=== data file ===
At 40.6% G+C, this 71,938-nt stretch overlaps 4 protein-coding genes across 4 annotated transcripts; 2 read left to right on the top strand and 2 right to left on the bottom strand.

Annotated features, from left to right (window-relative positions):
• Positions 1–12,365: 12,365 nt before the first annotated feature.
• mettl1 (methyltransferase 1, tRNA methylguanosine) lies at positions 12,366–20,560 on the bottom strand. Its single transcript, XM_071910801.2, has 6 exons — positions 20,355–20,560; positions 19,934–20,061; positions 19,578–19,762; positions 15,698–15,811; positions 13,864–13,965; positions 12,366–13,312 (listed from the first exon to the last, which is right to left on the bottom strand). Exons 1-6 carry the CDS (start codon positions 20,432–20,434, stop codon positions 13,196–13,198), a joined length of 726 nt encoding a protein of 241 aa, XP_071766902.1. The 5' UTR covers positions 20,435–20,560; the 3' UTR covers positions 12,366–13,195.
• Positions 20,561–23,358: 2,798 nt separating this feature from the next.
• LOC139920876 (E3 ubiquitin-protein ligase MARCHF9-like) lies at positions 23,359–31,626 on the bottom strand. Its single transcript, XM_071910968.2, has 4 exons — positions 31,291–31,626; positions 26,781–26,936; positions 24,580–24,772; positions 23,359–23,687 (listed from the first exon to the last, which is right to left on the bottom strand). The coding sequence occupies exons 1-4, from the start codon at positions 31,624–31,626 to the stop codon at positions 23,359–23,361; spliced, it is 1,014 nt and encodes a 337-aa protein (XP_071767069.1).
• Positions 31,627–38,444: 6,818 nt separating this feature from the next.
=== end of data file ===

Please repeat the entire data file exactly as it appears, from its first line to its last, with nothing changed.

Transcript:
At 40.6% G+C, this 71,938-nt stretch overlaps 4 protein-coding genes across 4 annotated transcripts; 2 read left to right on the top strand and 2 right to left on the bottom strand.

Annotated features, from left to right (window-relative positions):
• Positions 1–12,365: 12,365 nt before the first annotated feature.
• mettl1 (methyltransferase 1, tRNA methylguanosine) lies at positions 12,366–20,560 on the bottom strand. Its single transcript, XM_071910801.2, has 6 exons — positions 20,355–20,560; positions 19,934–20,061; positions 19,578–19,762; positions 15,698–15,811; positions 13,864–13,965; positions 12,366–13,312 (listed from the first exon to the last, which is right to left on the bottom strand). Exons 1-6 carry the CDS (start codon positions 20,432–20,434, stop codon positions 13,196–13,198), a joined length of 726 nt encoding a protein of 241 aa, XP_071766902.1. The 5' UTR covers positions 20,435–20,560; the 3' UTR covers positions 12,366–13,195.
• Positions 20,561–23,358: 2,798 nt separating this feature from the next.
• LOC139920876 (E3 ubiquitin-protein ligase MARCHF9-like) lies at positions 23,359–31,626 on the bottom strand. Its single transcript, XM_071910968.2, has 4 exons — positions 31,291–31,626; positions 26,781–26,936; positions 24,580–24,772; positions 23,359–23,687 (listed from the first exon to the last, which is right to left on the bottom strand). The coding sequence occupies exons 1-4, from the start codon at positions 31,624–31,626 to the stop codon at positions 23,359–23,361; spliced, it is 1,014 nt and encodes a 337-aa protein (XP_071767069.1).
• Positions 31,627–38,444: 6,818 nt separating this feature from the next.